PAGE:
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New report documents changing nature in VC selections

A new study by Rich Mathews, an Associate Professor at the University of Maryland’s Robert H. Smith School, and co-author Naveen Khanna of Michigan State University finds a changing way that new entrepreneurs are selecting venture capital (VC) firms.

Titled “Skill Versus Reliability in Venture Capital,” finds that start-ups straight out of the gate are often deciding to work with new venture capitalists rather than established ones. This new way of doing things in the venture capitalist orbit results in the crowding out of skill, a decrease in the value of reputation, and a loss in social welfare.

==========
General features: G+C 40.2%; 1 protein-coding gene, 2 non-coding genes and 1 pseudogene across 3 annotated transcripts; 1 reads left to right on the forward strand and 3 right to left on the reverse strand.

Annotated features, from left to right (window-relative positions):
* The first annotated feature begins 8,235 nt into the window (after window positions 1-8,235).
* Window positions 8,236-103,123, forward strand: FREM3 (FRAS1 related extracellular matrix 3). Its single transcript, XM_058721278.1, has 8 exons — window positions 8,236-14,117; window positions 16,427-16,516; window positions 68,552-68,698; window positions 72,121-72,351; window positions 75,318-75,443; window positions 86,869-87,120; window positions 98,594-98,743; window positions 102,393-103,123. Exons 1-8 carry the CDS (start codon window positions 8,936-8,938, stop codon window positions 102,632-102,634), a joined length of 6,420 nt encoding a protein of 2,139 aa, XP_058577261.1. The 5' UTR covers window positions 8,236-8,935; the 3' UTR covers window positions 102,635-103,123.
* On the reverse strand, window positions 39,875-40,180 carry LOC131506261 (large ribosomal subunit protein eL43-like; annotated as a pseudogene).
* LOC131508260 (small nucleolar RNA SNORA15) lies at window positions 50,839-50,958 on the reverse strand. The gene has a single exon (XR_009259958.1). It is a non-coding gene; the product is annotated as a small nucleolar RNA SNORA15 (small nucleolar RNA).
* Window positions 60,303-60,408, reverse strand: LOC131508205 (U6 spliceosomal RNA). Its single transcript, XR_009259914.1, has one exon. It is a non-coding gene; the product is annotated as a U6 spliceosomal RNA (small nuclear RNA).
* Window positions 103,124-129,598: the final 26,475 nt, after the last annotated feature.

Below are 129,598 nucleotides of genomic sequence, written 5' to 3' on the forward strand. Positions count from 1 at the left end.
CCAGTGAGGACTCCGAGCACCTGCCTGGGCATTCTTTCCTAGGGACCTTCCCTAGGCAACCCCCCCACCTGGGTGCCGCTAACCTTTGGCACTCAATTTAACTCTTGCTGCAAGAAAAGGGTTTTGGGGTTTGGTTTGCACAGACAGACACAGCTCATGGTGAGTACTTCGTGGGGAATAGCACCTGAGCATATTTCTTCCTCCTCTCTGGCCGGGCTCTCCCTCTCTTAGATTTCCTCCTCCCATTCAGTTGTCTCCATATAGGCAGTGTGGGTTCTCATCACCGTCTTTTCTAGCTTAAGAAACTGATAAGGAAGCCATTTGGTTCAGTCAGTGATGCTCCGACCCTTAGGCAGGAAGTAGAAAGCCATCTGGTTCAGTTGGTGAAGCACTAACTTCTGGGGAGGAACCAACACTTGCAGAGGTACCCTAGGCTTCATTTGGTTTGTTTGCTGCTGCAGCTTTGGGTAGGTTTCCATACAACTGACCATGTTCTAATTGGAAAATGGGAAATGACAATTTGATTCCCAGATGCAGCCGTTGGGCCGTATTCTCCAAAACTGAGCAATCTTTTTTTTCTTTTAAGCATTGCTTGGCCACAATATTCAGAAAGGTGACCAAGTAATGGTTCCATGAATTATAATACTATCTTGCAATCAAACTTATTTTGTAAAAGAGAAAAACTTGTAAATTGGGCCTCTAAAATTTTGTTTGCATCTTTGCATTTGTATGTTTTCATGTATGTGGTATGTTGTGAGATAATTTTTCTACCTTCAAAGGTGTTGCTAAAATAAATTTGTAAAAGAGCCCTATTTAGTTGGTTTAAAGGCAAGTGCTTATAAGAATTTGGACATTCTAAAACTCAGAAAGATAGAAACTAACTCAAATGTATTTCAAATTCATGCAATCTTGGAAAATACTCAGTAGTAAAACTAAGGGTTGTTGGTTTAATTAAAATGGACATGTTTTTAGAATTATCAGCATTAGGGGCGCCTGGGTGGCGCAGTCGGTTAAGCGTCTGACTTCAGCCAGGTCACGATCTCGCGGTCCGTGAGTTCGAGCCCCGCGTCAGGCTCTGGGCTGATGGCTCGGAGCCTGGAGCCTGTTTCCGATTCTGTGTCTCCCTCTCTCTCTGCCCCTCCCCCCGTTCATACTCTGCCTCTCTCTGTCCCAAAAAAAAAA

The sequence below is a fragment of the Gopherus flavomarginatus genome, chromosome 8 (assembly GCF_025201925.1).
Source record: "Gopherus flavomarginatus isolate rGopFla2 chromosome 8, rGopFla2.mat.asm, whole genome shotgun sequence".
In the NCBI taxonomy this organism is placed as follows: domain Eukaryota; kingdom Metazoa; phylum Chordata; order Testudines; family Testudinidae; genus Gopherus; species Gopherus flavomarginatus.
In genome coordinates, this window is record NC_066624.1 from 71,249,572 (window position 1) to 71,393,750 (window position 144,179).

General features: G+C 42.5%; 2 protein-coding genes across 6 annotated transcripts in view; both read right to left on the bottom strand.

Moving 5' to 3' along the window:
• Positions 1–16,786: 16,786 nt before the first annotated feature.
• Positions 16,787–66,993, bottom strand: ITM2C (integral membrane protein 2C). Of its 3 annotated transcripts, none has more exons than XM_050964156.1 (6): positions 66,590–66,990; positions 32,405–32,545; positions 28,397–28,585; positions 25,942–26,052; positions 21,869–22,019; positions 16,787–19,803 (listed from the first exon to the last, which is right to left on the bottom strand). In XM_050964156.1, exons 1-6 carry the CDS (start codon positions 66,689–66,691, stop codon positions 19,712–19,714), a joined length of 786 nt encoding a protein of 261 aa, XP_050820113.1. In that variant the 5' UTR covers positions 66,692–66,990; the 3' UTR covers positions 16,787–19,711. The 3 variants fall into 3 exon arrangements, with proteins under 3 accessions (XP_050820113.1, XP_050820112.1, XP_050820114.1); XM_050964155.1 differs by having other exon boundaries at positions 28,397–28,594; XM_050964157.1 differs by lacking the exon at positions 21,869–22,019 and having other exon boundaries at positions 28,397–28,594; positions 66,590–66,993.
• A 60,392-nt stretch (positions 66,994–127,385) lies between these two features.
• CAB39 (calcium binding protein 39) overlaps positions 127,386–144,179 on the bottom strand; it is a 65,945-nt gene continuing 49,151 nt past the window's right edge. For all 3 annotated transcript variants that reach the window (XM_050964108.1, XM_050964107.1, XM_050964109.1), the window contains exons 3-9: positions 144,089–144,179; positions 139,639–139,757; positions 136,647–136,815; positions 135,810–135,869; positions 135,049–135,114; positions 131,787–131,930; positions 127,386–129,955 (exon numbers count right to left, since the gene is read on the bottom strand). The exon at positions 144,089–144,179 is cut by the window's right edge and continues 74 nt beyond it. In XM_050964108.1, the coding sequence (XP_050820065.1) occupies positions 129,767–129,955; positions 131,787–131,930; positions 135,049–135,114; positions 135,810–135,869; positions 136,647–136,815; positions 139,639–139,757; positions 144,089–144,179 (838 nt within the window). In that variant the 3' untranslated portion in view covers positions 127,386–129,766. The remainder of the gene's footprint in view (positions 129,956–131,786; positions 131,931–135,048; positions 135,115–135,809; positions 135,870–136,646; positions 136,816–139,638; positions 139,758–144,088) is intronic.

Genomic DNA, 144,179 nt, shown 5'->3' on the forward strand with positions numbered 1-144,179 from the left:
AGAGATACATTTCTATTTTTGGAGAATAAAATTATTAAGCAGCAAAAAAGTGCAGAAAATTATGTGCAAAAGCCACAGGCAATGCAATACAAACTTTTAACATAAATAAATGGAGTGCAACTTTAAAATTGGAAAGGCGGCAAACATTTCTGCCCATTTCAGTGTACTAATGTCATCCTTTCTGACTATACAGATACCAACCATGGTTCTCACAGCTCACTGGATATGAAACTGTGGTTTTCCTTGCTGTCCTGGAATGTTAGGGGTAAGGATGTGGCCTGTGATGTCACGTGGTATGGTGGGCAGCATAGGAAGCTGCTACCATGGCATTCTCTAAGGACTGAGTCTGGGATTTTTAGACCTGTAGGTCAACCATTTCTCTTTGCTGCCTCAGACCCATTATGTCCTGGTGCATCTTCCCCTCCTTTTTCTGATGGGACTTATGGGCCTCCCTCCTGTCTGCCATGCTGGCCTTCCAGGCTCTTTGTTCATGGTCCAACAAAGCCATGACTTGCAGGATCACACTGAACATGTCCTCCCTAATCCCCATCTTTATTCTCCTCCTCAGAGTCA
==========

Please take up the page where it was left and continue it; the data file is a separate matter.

Their research identified two important qualities entrepreneurs are seeking in a venture capitalist. The first is skill at providing services like mentoring, and the second is reliability, which refers to the VCs sticking with the start-up through several rounds of financing.

“Even though the expertise of new VCs is unknown, their stronger incentives to stay committed and their willingness to provide good terms to attract entrepreneurs – to in some sense share the value of the reputation they (the VCs) are trying to build – makes them attractive,” says Mathews.

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